Frederick Douglass

Born Frederick Augustus Washington Bailey, in 1817 in Tuckahoe, Maryland. Since his mother was a slave, Douglass was also a slave. Largely self-educated, he used that education to escape slavery. He tried to escape in 1841, but then succeeded two years later when he escaped to New Bedford, Massachusetts. There he assumed the name of Douglass.

During an antislavery convention in 1841 Douglass gave an impromptu address that revealed him to be an orator of passionate eloquence. He was quickly engaged as an agent of the Massachusetts Anti-Slavery Society. His speeches in the following years in the northern states and his work for the Underground Railroad did much to further the cause of he abolitionist and made his name an emblem of freedom among both whites and blacks.

In 1845 his friends encouraged him to relocate to Europe to escape the danger of seizure under the fugitive slave laws. He gave lectures in the British Isles the aroused sympathy for the cause of the abolitionist. His admirers raised the funds necessary to buy his freedom, so he returned to the United States in 1847. He became a Station Master of the Underground Railroad in Rochester, New York. There he also established the abolitionist newspaper, North Star.

In the late 1850's Douglass became friendly with the American abolitionist, John Brown. He helped Brown develop the Underground Railroad. Brown wanted to destroy the financial value of slaves by training a force of men to help large numbers of slaves escape to the North via the Underground Railroad. But, on the eve of the raid on Harper's Ferry, Douglass learned that it was Brown's intention to seize the federal arsenal. He was against it and warned Brown that the raid would be an attack on the U. S. government and would prove to be a disaster. He refused to participate but still left for Europe in fear of reprisal. After six months he returned in time for the election.

Douglass campaigned for Abraham Lincoln and helped raise two regiments of black men for the Union Army. After the war, he fought for the enactment of the 13th , 14th, and 15th amendments. He became U.S. marshal for Washington, D.C., a recorder of deeds, and a U. S. minister to Haiti. He died in Washington, D.C. On February 20, 1895.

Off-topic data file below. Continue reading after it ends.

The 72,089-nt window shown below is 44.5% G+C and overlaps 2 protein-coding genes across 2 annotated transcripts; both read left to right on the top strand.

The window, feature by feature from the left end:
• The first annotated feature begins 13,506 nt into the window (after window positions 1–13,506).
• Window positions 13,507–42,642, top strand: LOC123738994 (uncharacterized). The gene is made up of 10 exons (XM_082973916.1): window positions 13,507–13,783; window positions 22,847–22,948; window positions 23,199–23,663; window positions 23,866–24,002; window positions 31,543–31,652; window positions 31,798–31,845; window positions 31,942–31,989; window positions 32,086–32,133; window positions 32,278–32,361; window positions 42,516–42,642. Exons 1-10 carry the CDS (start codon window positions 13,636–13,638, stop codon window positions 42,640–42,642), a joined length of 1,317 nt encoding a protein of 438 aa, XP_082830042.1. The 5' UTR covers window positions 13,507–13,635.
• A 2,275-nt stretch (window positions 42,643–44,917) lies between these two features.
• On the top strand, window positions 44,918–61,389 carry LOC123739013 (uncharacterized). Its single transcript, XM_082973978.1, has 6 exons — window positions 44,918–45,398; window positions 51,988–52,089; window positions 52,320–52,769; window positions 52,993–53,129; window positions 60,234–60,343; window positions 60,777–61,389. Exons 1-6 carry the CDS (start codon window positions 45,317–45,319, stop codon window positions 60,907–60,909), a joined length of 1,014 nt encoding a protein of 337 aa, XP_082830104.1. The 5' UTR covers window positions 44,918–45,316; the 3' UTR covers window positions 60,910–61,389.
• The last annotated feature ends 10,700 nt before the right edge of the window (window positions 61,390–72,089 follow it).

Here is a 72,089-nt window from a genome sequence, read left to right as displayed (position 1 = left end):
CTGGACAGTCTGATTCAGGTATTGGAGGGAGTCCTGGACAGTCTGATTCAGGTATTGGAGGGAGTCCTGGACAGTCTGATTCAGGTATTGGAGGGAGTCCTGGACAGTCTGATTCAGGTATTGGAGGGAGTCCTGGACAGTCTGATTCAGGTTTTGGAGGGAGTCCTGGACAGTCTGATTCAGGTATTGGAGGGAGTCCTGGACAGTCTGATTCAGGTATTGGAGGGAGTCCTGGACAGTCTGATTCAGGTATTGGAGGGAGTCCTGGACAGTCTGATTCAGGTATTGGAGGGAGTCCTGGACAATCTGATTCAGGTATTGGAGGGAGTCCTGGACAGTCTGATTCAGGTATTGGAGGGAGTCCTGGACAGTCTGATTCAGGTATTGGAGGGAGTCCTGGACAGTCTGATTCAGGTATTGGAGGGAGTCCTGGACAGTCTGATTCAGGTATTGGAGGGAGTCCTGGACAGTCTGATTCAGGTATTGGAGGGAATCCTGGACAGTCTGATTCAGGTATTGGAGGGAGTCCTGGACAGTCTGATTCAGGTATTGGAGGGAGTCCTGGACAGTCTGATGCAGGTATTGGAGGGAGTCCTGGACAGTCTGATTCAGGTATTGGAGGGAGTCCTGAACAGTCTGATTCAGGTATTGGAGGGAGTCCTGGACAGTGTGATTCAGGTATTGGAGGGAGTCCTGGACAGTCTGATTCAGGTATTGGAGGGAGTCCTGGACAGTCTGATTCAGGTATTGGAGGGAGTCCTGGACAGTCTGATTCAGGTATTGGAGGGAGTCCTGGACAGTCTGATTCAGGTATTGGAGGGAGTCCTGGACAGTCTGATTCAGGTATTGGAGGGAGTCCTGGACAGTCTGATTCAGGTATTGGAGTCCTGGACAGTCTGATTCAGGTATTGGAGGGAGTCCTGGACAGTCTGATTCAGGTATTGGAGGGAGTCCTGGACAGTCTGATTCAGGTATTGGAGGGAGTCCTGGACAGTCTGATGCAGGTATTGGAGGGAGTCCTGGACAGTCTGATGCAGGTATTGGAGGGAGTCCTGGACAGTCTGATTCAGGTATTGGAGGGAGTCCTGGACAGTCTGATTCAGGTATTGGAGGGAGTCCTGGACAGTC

So impressive were Douglass's oratorical and intellectual abilities that opponents refused to believe he had been a slave and alleged that he was an impostor foisted on the public by the abolitionist. He wrote several autobiographies to describe his life as a slave. In 1845 he wrote "Narrative of the Life of Frederick Douglass, an American Slave". His second book was "My Bondage and My Freedom" published in 1855. He wrote his last autobiography after the Civil War, "Life and Times of Frederick Douglass". The last book covered the years during and after the war. He was an active supporter of Women's Suffrage. Even though he didn't ask for the privilege, Douglass was the first black man to be nominated for Vice President nominee of Victoria Woodhull, on the Equal Rights Party ticket in 1872.

As a proponent of equal rights for all no matter the race or sex, Douglass was active in speaking for the Native Americans, and recent immigrants. When he was criticized for his willingness to speak to slaveholders, Douglass replied, "I would unite with anybody to do right and with nobody to do wrong".

Narrative of the Life of Frederick Douglass, an American Slave, Written by Himself

"Narrative of the Life of Frederick Douglass, an American Slave, Written by Himself" is a memoir published by Frederick Douglass in 1845. The book tells the story of Douglass's early life as a slave in Maryland. His memoir begins with his birth as the son of a slave woman, and probably, the master of the plantation. The story follows the cruel and brutal treatments of him and his fellow … [Read more...]